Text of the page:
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Overview of College-Level Writing Expectations

According to the revised Gordon Rule (FL State Board of Education Administrative Rule 6A-10.030), the definition of “college-level” writing for English will be the following:

  • The writing will have a clearly defined thesis or central idea.
  • The writing will include adequate evidence to support the thesis or idea.
  • The writing will reflect the awareness of the conventions of standard written English such as grammar, punctuation, spelling, and word usage.
  • The writing will use clear and logical organization.
  • The writing will demonstrate the ability to synthesize and apply discipline content at the course-specific level.
  • The writing will be formatted or presented in a manner appropriate to the assignment.

Descriptions of letter-grade writing evaluation :

1. The “F” essay presents a superficial treatment of the subject matter and fails to show mastery of correct language usage. The writer fails to narrow the subject to a manageable length; and/or fails to keep the essay unified and coherent; and/or fails to develop each thought, lumping several topics into one cumbersome paragraph or writing short paragraphs of but a sentence or two. Improper subordination, imprecise words, frequent misspellings, and gross illiteracies occur. The writer is unable to write clearly and effectively. The work has not fulfilled assignment criteria and is simply not acceptable at college level.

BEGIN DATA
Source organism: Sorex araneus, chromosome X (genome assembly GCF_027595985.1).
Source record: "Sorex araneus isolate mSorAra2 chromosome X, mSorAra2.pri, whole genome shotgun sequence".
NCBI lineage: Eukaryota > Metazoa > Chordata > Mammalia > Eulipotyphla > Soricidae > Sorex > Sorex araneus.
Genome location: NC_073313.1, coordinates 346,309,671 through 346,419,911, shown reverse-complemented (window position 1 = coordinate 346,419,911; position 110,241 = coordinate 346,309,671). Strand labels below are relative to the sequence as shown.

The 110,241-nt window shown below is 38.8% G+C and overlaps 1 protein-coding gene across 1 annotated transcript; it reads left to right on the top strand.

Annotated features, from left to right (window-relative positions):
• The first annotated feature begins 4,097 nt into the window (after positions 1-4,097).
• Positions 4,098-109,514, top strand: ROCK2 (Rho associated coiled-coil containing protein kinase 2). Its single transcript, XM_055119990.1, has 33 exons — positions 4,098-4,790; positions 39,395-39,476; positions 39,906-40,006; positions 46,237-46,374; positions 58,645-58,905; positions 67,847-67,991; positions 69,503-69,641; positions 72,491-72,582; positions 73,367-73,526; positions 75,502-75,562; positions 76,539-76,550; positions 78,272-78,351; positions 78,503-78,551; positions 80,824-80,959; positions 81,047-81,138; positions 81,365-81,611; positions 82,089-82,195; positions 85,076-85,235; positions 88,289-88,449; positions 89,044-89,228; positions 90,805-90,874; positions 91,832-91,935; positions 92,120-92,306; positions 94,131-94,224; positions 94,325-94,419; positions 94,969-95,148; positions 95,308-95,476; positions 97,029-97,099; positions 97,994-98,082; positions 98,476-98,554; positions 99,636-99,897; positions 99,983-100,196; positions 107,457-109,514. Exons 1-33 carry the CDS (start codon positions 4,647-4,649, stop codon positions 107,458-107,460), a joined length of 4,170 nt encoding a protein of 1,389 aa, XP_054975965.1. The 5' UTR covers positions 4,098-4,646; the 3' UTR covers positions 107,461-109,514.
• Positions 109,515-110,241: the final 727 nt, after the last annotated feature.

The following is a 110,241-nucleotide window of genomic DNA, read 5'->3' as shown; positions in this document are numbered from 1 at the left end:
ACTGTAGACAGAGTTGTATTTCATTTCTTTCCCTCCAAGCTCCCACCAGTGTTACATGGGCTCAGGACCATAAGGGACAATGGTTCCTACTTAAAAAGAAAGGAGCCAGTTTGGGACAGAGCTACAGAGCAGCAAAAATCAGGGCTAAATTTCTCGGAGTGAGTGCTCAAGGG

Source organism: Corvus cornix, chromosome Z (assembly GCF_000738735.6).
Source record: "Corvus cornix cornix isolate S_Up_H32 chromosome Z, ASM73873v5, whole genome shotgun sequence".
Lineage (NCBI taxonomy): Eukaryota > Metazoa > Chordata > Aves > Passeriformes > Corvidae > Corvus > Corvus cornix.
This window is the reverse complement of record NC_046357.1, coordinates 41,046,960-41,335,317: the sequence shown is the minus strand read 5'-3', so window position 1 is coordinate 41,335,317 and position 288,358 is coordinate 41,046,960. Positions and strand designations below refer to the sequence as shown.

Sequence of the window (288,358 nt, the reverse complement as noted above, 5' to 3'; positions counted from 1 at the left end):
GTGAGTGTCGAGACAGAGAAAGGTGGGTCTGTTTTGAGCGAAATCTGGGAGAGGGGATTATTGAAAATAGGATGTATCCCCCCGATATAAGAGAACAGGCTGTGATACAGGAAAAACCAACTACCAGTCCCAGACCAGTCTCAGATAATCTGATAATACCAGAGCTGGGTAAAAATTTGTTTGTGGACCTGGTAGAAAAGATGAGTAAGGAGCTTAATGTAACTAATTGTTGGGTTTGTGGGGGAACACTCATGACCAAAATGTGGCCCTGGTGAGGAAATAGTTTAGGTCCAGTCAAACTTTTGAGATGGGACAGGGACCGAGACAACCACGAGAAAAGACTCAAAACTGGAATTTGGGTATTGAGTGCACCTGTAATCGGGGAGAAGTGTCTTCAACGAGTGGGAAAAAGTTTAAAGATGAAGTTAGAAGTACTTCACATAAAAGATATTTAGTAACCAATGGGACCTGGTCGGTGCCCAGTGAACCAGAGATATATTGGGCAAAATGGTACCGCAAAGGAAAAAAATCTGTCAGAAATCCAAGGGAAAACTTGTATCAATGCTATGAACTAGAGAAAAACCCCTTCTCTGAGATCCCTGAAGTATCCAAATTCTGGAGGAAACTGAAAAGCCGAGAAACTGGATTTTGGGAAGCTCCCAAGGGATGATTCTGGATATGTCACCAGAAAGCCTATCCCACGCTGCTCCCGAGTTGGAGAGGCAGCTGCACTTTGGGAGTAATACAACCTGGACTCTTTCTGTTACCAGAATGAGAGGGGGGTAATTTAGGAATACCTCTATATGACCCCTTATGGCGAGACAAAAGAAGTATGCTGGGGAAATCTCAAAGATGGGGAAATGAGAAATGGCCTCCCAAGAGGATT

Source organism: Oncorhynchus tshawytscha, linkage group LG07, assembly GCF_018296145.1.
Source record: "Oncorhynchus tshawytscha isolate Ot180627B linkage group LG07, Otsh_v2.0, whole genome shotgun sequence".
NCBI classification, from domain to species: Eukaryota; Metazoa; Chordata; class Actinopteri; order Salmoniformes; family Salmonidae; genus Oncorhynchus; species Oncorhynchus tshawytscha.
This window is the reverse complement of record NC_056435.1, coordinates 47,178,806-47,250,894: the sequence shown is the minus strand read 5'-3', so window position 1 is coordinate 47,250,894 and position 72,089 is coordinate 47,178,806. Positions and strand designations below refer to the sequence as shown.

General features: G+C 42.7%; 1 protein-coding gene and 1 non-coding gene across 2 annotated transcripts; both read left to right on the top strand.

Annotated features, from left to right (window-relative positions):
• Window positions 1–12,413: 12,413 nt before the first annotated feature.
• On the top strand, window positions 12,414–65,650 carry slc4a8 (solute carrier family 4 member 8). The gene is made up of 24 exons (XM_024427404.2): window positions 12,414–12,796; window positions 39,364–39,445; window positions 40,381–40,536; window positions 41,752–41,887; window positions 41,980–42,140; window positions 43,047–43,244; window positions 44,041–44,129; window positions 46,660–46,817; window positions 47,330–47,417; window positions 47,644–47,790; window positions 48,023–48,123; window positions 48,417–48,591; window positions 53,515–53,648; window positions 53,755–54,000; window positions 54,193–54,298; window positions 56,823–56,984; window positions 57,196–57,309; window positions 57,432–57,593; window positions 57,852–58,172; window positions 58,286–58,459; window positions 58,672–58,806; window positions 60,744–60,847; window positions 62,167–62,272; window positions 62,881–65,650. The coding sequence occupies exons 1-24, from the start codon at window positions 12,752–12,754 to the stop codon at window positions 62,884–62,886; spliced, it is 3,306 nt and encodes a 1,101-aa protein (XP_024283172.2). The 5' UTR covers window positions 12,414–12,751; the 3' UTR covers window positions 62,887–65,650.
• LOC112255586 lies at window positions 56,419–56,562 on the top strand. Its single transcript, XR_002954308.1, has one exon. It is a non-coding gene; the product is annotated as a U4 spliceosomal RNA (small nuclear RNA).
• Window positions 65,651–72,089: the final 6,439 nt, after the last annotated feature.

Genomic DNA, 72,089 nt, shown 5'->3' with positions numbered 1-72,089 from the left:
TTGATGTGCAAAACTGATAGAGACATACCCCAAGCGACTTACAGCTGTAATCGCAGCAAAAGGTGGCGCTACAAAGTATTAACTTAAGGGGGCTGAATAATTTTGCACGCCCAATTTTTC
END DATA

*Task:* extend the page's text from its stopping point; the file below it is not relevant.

2. The “D” essay has many faults; although, the writer has made an attempt to transcend superficial treatment of the subject. The paragraphs evidence some understanding of unity and coherence; however, ideas are not organized logically or developed satisfactorily. The writer makes a number of usage errors, though they do not reflect illiteracy. The “D” essay is passable but reflects carelessness in usage and mechanics. The work is below average but not a completely failed attempt as the basic assignment criteria has been met at a minimum.

3. The “C” essay is adequate, but mediocre; technically correct, but tedious. The subject is stated clearly but somewhat tritely and generally. The essay is organized logically but too mechanically. Topic sentences are concrete and specific. Supporting sentences are clear but monotonous or dull. Transitions are mechanical. Word choice is repetitive because of limited vocabulary. Clichés are often used. Spelling is generally accurate with only occasional errors. Punctuation is almost error free, but some problems exist in complex sentences. The basic assignment criteria has been met. The work firmly reflects average college level ability.

4. The “B” essay handles the subject interestingly. The reader’s attention is caught in the introduction. The thesis sentence is justified in the body of the essay through well-developed paragraphs. Clear sentences employ a variety of structures. The language is vigorous, vivid, and precise. There are very few usage errors. The major problem with a “B” essay is that the writer either lacks knowledge of the subject or oversimplifies it and thereby fails to do it justice. The work is above average but not quite excellent.

5. The “A” essay is organized logically and has smooth transitions. It is written clearly and has varied sentence structure that reveals an individual (but not eccentric) style. The writer uses a sufficiently wide vocabulary that says precisely what the writer intends and does so vigorously. There are virtually no errors in syntax, grammar, punctuation, or mechanics. Through a desire and ability to achieve clear and precise communication, the writer reveals a disciplined and mature mind. The work is excellent.


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